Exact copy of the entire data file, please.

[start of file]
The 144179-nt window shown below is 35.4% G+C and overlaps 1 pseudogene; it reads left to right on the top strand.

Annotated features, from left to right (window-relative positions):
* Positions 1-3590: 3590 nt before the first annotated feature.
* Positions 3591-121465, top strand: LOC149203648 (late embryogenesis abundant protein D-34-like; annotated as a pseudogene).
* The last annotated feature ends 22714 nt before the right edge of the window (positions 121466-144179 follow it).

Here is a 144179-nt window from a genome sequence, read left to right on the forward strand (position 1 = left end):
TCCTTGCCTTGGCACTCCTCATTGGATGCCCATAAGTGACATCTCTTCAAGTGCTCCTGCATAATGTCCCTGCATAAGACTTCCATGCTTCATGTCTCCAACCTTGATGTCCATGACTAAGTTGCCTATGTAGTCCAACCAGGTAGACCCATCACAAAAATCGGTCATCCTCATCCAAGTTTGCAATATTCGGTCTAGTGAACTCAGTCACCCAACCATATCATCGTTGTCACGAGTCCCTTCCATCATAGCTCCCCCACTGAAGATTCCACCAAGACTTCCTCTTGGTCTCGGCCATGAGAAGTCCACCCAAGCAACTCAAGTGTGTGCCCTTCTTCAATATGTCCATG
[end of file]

The 144179-nt window shown below is 35.4% G+C and overlaps 1 pseudogene; it reads left to right on the top strand.

Annotated features, from left to right (window-relative positions):
* Positions 1-3590: 3590 nt before the first annotated feature.
* Positions 3591-121465, top strand: LOC149203648 (late embryogenesis abundant protein D-34-like; annotated as a pseudogene).
* The last annotated feature ends 22714 nt before the right edge of the window (positions 121466-144179 follow it).

Here is a 144179-nt window from a genome sequence, read left to right on the forward strand (position 1 = left end):
TCCTTGCCTTGGCACTCCTCATTGGATGCCCATAAGTGACATCTCTTCAAGTGCTCCTGCATAATGTCCCTGCATAAGACTTCCATGCTTCATGTCTCCAACCTTGATGTCCATGACTAAGTTGCCTATGTAGTCCAACCAGGTAGACCCATCACAAAAATCGGTCATCCTCATCCAAGTTTGCAATATTCGGTCTAGTGAACTCAGTCACCCAACCATATCATCGTTGTCACGAGTCCCTTCCATCATAGCTCCCCCACTGAAGATTCCACCAAGACTTCCTCTTGGTCTCGGCCATGAGAAGTCCACCCAAGCAACTCAAGTGTGTGCCCTTCTTCAATATGTCCATG